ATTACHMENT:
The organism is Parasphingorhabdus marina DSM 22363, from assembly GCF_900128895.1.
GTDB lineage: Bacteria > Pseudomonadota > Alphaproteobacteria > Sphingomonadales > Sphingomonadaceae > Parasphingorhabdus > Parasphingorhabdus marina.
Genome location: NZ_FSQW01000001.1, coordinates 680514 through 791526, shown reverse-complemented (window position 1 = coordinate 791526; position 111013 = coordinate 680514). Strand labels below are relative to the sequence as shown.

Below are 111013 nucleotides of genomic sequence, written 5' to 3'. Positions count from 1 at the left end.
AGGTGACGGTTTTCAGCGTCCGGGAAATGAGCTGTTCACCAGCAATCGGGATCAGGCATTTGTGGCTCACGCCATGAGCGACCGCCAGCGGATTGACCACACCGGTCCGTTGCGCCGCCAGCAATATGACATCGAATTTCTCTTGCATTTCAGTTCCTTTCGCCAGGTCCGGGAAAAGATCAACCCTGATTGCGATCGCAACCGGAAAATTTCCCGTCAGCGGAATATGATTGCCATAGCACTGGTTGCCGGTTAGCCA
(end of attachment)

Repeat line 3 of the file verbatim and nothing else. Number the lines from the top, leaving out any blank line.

Genome location: NZ_FSQW01000001.1, coordinates 680514 through 791526, shown reverse-complemented (window position 1 = coordinate 791526; position 111013 = coordinate 680514). Strand labels below are relative to the sequence as shown.